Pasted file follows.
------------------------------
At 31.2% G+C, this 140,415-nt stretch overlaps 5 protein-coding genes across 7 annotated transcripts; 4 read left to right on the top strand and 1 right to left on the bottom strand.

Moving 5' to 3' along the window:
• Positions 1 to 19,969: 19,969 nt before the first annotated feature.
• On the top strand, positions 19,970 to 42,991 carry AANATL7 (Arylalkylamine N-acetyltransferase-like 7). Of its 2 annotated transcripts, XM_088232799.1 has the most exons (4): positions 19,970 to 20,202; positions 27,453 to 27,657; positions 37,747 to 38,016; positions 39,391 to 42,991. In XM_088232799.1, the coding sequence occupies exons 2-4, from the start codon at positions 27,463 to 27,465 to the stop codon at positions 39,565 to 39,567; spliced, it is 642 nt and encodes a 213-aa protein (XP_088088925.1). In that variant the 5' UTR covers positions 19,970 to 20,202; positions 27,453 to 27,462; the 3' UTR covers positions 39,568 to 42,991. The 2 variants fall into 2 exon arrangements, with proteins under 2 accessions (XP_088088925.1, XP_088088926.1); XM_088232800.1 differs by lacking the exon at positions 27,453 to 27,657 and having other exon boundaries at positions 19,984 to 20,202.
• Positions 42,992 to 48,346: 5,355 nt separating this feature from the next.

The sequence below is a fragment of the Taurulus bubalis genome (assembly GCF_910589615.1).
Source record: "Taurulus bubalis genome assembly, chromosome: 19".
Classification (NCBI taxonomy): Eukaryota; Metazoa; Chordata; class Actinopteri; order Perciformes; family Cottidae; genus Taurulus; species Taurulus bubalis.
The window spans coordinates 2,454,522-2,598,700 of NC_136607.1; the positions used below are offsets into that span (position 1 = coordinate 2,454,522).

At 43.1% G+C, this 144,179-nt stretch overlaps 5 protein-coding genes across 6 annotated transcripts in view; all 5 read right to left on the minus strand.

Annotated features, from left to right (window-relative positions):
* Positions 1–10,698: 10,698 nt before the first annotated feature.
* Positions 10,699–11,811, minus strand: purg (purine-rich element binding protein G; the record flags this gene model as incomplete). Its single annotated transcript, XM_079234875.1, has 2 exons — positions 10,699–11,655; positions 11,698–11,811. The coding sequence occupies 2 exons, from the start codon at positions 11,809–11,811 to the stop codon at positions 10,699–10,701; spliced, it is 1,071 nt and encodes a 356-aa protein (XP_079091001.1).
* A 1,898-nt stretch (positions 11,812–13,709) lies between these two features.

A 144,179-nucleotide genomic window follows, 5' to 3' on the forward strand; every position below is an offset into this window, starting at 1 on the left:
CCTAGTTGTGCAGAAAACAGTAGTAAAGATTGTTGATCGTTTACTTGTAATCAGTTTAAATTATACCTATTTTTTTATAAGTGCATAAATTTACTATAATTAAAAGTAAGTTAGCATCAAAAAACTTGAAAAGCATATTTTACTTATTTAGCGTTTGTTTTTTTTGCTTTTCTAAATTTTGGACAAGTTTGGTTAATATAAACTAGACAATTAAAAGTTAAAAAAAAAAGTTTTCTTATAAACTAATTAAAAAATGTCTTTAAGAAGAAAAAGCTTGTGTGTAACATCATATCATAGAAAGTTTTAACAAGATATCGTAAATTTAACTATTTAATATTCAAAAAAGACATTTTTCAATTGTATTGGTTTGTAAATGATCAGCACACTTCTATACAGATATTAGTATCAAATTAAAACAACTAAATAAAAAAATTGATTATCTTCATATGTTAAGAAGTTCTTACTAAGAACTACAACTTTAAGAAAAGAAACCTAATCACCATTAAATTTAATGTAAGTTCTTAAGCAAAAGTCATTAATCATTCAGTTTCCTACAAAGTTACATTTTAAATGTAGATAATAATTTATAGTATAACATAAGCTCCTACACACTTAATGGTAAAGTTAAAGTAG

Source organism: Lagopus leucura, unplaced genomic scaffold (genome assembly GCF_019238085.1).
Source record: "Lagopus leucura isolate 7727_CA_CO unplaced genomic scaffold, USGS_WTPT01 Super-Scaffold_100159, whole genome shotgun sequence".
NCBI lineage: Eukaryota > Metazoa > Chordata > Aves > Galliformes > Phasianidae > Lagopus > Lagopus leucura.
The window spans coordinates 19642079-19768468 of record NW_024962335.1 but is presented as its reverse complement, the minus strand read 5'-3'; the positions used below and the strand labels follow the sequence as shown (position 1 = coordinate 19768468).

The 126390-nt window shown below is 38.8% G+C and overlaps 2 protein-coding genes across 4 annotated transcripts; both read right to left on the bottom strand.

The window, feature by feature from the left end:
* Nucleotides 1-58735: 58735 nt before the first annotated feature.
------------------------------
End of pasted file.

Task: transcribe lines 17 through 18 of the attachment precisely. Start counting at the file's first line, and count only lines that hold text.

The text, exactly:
Source organism: Lagopus leucura, unplaced genomic scaffold (genome assembly GCF_019238085.1).
Source record: "Lagopus leucura isolate 7727_CA_CO unplaced genomic scaffold, USGS_WTPT01 Super-Scaffold_100159, whole genome shotgun sequence".